Maybe you’ve gone to church when you were younger, but never took that step to become a Christian. Maybe you’ve been living your life your own way and not taking into account what it takes to live life differently, one with meaning and purpose. Man looks on the outside but it’s really our hearts and our character that God is concerned about. Becoming a Christian requires a decision. The Bible says in Romans 10:8-11, “if you confess with your mouth that Jesus Christ is Lord and believe in your heart that He was raised from the dead, you will be saved.” Jesus waits patiently for our decision and our heart to be open to receive Him and His love. The fact is that God responds to genuine humility and sincere acknowledgment that one is a sinner in need of a Savior and seeks God’s forgiveness and acceptance. God is loving and merciful and doesn’t want anyone to be lost.
If becoming a Christian is the desire of your heart, all you need to do is to pray a sincere and simple prayer. In your own words, just say to Jesus that you admit you are sinner in need of a Savior. Then say that you will repent, turn from your old way of living and thinking, invite Jesus into your life and promise to follow Him for the rest of your days.
At that very moment, God’s Holy Spirit will enter your eternal soul, you will receive eternal life and forgiveness of your sins and become a child of God. In effect, you become ‘born again’, a new creation in Christ and enter into a personal relationship with Him. The old life will have passed away and a totally new life will begin. Giving your life to Jesus is the most important decision one can ever make. Eternity hangs in the balance; heaven or hell. Today is the day of decision.
The winter celebration of the birth of Christ dates first appears on a Roman calendar in 336 AD, centuries after the event took place. Scholars believe that there may have been an attempt to co-opt an existing pagan festival that marked the coming of the light after the shortest day of the year. Clues in the Bible suggest another time of year, because shepherds would not likely be in the fields with sheep during the cold winter. Some scholars suggest a spring birth when lambs would have been in the fields with their mothers. Others identify fall, perhaps September as the likely month of birth. If the latter, the celebration on December 25th could mark the moment that light entered the world when God entered Mary’s womb.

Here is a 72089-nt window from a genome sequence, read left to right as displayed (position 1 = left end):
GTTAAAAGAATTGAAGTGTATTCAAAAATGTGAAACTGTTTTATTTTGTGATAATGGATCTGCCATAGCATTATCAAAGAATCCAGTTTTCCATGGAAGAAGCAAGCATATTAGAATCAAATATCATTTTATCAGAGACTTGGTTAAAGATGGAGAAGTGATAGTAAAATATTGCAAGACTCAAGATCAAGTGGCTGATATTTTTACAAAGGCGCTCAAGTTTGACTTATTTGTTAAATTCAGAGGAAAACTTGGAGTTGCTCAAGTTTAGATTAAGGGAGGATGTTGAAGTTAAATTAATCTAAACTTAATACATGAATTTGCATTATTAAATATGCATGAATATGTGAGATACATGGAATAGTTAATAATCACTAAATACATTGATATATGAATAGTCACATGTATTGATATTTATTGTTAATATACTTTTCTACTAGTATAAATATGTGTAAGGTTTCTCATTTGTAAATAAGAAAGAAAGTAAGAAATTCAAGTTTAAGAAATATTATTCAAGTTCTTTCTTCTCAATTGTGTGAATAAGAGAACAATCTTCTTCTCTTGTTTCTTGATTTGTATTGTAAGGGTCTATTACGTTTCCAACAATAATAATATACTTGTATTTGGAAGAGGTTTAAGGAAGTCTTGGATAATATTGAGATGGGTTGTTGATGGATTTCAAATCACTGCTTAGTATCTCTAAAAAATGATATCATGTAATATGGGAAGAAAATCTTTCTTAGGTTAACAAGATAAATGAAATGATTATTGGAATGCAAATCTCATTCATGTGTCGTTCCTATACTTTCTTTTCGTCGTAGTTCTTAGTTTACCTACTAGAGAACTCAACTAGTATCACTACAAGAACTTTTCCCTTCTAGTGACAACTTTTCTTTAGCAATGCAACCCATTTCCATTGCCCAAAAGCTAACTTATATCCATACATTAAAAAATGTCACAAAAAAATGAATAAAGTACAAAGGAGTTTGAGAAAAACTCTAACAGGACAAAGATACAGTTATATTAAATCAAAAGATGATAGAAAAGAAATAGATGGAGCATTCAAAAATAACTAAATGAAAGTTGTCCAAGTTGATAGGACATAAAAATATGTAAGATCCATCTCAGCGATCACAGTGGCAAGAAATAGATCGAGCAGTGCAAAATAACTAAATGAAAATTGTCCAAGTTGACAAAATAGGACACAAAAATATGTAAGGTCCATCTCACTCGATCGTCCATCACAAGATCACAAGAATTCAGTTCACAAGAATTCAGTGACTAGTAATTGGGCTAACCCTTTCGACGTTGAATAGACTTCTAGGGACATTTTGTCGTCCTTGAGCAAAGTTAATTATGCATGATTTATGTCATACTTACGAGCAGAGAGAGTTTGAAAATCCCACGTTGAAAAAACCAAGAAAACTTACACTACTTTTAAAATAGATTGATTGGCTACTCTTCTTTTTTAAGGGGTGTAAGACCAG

When we celebrate is not nearly as important as why we celebrate. Since the beginning of time, God created mankind in his image so that he could commune with them, to let them enjoy a perfect world communicating with the creator of everything. When man and woman broke the covenant with God, the perfect world fell apart as evil reared its head and brought death and destruction to all that had been right.
A penalty had to be paid for the violation of God, and He knew that only a perfect sacrifice could atone for the great injustice of all men and women–past, present and future. God knew that the only perfect sacrifice would be himself, in the form of his son, Jesus, who was born to die. We celebrate the coming of God to be our savior and redeemer.
The baby in the manger grew up to be the sacrificial lamb for all of humankind. He died in our place that we may be pardoned and be returned to a right relationship with God. Therefore, while we celebrate the arrival of a baby born of a virgin, the true celebration is that of the birth of a savior who would provide the gateway for us to be restored to a right relationship with the almighty God of the universe.
If I live my life to the best of my ability, when I die, I’ll be going to heaven, right? Unfortunately, that’s not right.
None of us can live perfect lives. We can never be good enough to enter heaven. We read in the Bible that “all have sinned and fall short of the glory of God.” (Romans 3:23) So while good works are important, “Works, through faith, are good and profitable for all people” (Titus 3:8), it is only through faith in Christ Jesus (John 14:16) and His sacrifice for us that we are saved, not by our works, otherwise we might think too highly of ourselves and devalue Jesus and His life.
Getting to heaven demands atonement for our sins–a sacrifice that is great and costly. That sacrifice is beyond anything that we can do, that’s why God did it for us. He sent his son, Jesus to earth to become that sacrifice. In John 3:16 we read, “For God so loved the world that he gave his one and only Son, that whoever believes in him shall not perish but have eternal life.”
Does that mean that good works are worthless? Absolutely not. Faith in Jesus Christ is what saves us, but faith without works is dead (James 2:20-24). Works are the fruit of our faith and obediently done for the glory of God (Matthew 5:16). God wants us to good. Within the Bible we read, “…what does the Lord require of you? To act justly and to love mercy and to walk humbly with your God.” (Micah 6:8)